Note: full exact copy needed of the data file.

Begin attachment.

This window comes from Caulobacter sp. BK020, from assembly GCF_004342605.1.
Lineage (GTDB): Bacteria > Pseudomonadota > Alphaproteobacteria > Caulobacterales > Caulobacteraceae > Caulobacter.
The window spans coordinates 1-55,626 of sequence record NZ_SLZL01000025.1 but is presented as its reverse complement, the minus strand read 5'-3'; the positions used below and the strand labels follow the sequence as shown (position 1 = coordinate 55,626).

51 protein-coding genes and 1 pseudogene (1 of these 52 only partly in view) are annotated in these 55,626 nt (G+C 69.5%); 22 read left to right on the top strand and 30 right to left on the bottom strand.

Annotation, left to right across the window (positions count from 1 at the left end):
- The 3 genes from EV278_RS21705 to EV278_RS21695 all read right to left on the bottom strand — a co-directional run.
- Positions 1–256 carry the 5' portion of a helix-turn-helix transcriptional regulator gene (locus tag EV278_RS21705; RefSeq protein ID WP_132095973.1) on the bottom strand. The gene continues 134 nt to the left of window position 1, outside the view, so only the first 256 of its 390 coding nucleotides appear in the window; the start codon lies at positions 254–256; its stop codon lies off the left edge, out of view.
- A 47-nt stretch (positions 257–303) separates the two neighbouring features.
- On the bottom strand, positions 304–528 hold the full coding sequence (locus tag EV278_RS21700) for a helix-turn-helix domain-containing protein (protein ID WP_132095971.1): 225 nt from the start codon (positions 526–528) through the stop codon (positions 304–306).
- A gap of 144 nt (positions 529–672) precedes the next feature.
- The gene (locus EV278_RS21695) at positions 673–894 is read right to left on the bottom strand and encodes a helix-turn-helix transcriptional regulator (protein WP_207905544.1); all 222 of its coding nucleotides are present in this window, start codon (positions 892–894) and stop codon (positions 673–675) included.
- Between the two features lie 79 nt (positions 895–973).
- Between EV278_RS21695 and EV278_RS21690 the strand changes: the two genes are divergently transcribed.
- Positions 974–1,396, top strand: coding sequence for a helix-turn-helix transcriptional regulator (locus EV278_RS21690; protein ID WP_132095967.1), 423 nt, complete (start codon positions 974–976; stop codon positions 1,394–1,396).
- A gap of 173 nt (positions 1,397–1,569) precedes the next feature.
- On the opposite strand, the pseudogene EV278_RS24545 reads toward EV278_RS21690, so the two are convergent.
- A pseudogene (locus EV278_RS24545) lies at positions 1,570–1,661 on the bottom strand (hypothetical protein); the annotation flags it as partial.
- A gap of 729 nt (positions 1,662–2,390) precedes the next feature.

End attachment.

This window comes from Caulobacter sp. BK020, from assembly GCF_004342605.1.
Lineage (GTDB): Bacteria > Pseudomonadota > Alphaproteobacteria > Caulobacterales > Caulobacteraceae > Caulobacter.
The window spans coordinates 1-55,626 of sequence record NZ_SLZL01000025.1 but is presented as its reverse complement, the minus strand read 5'-3'; the positions used below and the strand labels follow the sequence as shown (position 1 = coordinate 55,626).

51 protein-coding genes and 1 pseudogene (1 of these 52 only partly in view) are annotated in these 55,626 nt (G+C 69.5%); 22 read left to right on the top strand and 30 right to left on the bottom strand.

Annotation, left to right across the window (positions count from 1 at the left end):
- The 3 genes from EV278_RS21705 to EV278_RS21695 all read right to left on the bottom strand — a co-directional run.
- Positions 1–256 carry the 5' portion of a helix-turn-helix transcriptional regulator gene (locus tag EV278_RS21705; RefSeq protein ID WP_132095973.1) on the bottom strand. The gene continues 134 nt to the left of window position 1, outside the view, so only the first 256 of its 390 coding nucleotides appear in the window; the start codon lies at positions 254–256; its stop codon lies off the left edge, out of view.
- A 47-nt stretch (positions 257–303) separates the two neighbouring features.
- On the bottom strand, positions 304–528 hold the full coding sequence (locus tag EV278_RS21700) for a helix-turn-helix domain-containing protein (protein ID WP_132095971.1): 225 nt from the start codon (positions 526–528) through the stop codon (positions 304–306).
- A gap of 144 nt (positions 529–672) precedes the next feature.
- The gene (locus EV278_RS21695) at positions 673–894 is read right to left on the bottom strand and encodes a helix-turn-helix transcriptional regulator (protein WP_207905544.1); all 222 of its coding nucleotides are present in this window, start codon (positions 892–894) and stop codon (positions 673–675) included.
- Between the two features lie 79 nt (positions 895–973).
- Between EV278_RS21695 and EV278_RS21690 the strand changes: the two genes are divergently transcribed.
- Positions 974–1,396, top strand: coding sequence for a helix-turn-helix transcriptional regulator (locus EV278_RS21690; protein ID WP_132095967.1), 423 nt, complete (start codon positions 974–976; stop codon positions 1,394–1,396).
- A gap of 173 nt (positions 1,397–1,569) precedes the next feature.
- On the opposite strand, the pseudogene EV278_RS24545 reads toward EV278_RS21690, so the two are convergent.
- A pseudogene (locus EV278_RS24545) lies at positions 1,570–1,661 on the bottom strand (hypothetical protein); the annotation flags it as partial.
- A gap of 729 nt (positions 1,662–2,390) precedes the next feature.